A Caltech Library Service

Long-Period Building Response to Earthquakes in the San Francisco Bay Area

Olsen, Anna H. and Aagaard, Brad T. and Heaton, Thomas H. (2008) Long-Period Building Response to Earthquakes in the San Francisco Bay Area. Bulletin of the Seismological Society of America, 98 (2). pp. 1047-1065. ISSN 0037-1106. doi:10.1785/0120060408.

PDF - Published Version
See Usage Policy.


Use this Persistent URL to link to this item:


This article reports a study of modeled, long-period building responses to ground-motion simulations of earthquakes in the San Francisco Bay Area. The earthquakes include the 1989 magnitude 6.9 Loma Prieta earthquake, a magnitude 7.8 simulation of the 1906 San Francisco earthquake, and two hypothetical magnitude 7.8 northern San Andreas fault earthquakes with hypocenters north and south of San Francisco. We use the simulated ground motions to excite nonlinear models of 20-story, steel, welded moment-resisting frame (MRF) buildings. We consider MRF buildings designed with two different strengths and modeled with either ductile or brittle welds. Using peak interstory drift ratio (IDR) as a performance measure, the stiffer, higher strength building models outperform the equivalent more flexible, lower strength designs. The hypothetical magnitude 7.8 earthquake with hypocenter north of San Francisco produces the most severe ground motions. In this simulation, the responses of the more flexible, lower strength building model with brittle welds exceed an IDR of 2.5% (that is, threaten life safety) on 54% of the urban area, compared to 4.6% of the urban area for the stiffer, higher strength building with ductile welds. We also use the simulated ground motions to predict the maximum isolator displacement of base-isolated buildings with linear, single-degree-of-freedom (SDOF) models. For two existing 3-sec isolator systems near San Francisco, the design maximum displacement is 0.5 m, and our simulations predict isolator displacements for this type of system in excess of 0.5 m in many urban areas. This article demonstrates that a large, 1906-like earthquake could cause significant damage to long-period buildings in the San Francisco Bay Area.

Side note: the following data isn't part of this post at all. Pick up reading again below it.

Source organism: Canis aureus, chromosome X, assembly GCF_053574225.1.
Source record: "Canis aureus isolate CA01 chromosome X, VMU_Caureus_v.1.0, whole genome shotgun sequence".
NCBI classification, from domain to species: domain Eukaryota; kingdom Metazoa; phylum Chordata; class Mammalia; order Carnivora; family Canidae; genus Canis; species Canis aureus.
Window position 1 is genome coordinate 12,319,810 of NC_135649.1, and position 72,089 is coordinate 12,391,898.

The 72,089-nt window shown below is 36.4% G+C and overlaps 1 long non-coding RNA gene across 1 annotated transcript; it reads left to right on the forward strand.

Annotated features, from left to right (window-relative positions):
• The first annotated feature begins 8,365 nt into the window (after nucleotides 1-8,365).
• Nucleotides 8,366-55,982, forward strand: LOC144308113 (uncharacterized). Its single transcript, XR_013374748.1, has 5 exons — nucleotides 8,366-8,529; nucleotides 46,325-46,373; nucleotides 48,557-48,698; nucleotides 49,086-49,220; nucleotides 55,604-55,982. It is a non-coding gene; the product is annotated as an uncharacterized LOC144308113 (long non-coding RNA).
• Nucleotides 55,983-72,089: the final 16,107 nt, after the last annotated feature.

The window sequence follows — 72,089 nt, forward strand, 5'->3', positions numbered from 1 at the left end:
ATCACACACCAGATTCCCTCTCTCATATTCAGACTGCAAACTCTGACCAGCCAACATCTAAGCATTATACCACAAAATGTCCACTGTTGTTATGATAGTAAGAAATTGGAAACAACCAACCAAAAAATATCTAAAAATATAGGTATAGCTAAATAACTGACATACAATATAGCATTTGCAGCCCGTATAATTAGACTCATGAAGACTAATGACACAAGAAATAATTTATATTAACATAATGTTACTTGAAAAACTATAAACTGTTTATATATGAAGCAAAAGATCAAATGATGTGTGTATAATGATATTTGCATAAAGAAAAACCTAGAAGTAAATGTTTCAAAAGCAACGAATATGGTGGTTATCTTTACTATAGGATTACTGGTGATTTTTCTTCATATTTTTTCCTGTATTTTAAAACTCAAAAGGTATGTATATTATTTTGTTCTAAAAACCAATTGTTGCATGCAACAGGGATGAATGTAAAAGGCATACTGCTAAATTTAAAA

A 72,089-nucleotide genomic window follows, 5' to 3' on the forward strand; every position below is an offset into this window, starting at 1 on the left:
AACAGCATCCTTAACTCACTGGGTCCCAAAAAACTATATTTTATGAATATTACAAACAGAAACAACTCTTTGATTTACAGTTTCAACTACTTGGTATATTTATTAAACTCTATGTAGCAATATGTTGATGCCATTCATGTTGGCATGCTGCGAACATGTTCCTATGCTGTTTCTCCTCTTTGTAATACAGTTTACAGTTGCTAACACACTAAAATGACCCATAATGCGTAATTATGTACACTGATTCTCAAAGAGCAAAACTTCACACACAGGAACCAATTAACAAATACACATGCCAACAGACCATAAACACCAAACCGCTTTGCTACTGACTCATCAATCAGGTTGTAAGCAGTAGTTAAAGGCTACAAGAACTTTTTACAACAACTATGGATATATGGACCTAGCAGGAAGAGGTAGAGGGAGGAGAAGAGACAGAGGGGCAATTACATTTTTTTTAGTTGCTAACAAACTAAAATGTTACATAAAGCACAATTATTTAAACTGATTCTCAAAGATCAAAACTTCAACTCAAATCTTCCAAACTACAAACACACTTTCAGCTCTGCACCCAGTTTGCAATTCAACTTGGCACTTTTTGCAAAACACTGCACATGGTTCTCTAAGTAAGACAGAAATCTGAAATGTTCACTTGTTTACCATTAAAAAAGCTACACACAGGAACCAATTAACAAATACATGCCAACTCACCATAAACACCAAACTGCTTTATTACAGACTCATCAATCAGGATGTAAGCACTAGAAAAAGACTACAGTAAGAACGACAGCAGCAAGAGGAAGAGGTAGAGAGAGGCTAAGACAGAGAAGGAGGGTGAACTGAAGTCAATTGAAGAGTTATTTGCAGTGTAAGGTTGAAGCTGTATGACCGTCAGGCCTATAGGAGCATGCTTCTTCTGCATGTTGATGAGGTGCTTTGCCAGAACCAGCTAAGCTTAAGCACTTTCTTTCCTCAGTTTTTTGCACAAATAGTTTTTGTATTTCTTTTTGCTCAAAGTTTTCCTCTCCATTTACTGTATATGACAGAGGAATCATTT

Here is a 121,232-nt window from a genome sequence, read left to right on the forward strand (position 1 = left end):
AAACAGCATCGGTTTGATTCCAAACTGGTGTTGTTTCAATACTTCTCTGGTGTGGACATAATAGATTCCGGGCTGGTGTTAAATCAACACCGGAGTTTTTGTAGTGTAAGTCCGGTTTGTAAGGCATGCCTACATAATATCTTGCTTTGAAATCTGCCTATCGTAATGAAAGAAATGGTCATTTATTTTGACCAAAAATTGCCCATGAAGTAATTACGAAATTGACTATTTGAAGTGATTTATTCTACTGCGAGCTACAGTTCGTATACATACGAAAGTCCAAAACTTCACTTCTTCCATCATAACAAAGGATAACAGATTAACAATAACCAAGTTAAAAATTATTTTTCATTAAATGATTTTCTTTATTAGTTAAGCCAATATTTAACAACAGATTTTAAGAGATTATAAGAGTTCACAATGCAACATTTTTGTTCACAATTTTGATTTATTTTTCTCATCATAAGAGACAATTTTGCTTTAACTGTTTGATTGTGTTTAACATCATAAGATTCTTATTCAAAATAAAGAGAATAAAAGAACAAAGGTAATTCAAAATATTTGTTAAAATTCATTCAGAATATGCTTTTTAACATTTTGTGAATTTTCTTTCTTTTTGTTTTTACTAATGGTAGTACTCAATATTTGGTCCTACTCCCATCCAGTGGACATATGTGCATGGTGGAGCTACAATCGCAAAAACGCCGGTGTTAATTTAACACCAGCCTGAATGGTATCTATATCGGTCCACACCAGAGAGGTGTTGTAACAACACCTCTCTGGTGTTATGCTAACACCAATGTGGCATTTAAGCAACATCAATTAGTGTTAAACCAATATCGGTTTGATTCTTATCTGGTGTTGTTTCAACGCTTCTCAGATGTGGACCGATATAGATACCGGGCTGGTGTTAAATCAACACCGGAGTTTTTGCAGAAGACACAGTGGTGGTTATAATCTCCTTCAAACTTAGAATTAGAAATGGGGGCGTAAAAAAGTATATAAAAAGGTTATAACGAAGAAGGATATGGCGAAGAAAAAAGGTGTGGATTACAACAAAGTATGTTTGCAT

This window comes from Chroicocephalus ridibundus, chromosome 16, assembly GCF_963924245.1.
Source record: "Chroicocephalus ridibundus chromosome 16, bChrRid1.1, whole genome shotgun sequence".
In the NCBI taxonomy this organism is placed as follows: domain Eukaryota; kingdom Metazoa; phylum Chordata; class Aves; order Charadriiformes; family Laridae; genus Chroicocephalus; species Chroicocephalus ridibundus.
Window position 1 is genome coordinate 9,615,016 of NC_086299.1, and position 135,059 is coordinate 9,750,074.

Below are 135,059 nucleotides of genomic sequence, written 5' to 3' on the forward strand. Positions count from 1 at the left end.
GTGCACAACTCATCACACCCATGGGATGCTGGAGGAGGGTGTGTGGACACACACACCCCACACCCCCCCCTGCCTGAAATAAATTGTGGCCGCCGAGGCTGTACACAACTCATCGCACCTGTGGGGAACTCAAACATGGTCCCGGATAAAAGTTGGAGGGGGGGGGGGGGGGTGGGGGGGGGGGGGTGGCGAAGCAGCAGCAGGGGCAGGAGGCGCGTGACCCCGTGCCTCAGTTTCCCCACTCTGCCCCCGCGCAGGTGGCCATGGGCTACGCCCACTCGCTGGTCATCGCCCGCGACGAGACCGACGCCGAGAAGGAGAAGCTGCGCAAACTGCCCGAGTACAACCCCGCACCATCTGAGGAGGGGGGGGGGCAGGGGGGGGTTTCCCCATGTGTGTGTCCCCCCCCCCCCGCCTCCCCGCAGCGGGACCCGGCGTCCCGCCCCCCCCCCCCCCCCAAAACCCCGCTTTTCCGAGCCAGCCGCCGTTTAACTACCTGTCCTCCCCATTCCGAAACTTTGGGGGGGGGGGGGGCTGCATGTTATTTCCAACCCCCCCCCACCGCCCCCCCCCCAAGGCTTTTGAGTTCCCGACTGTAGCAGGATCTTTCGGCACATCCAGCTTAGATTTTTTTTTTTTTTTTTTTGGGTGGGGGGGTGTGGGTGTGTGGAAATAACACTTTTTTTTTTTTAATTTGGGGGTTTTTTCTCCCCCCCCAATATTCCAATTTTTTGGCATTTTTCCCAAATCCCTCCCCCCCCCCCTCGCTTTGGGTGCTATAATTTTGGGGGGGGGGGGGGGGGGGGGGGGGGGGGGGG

Item Type:Article
Related URLs:
URLURL TypeDescription
Heaton, Thomas H.0000-0003-3363-2197
Additional Information:© 2008 Seismological Society of America. Manuscript received 5 March 2007. The authors acknowledge the following individuals and groups for their contributions to this article. John Hall provided the MRF building models and help with interpreting the results. Keri Ryan provided generous guidance for interpreting the base-isolation results. The University of Southern California High Performance Computing Center provided computational resources for the simulations of MRF models. Luke Blair helped to generate the urban outline. This research was supported by the Southern California Earthquake Center (SCEC). The SCEC is funded by National Science Foundation Cooperative Agreement EAR-0106924 and U.S. Geological Survey Cooperative Agreement 02HQAG0008. The SCEC contribution number for this article is 1135. The Hartley Fellowship provided additional support. The authors thank the following reviewers for their thoughtful and helpful comments: Ruth Harris, Mehmet Celebi, one anonymous reviewer, and especially Nicolas Luco.
Funding AgencyGrant Number
Southern California Earthquake Center (SCEC)UNSPECIFIED
Fred L. Hartley Family FoundationUNSPECIFIED
Other Numbering System:
Other Numbering System NameOther Numbering System ID
Southern California Earthquake Center1135
Issue or Number:2
Record Number:CaltechAUTHORS:OLSbssa08
Persistent URL:
Usage Policy:No commercial reproduction, distribution, display or performance rights in this work are provided.
ID Code:11595
Deposited By: Archive Administrator
Deposited On:09 Sep 2008 05:24
Last Modified:08 Nov 2021 22:01

Repository Staff Only: item control page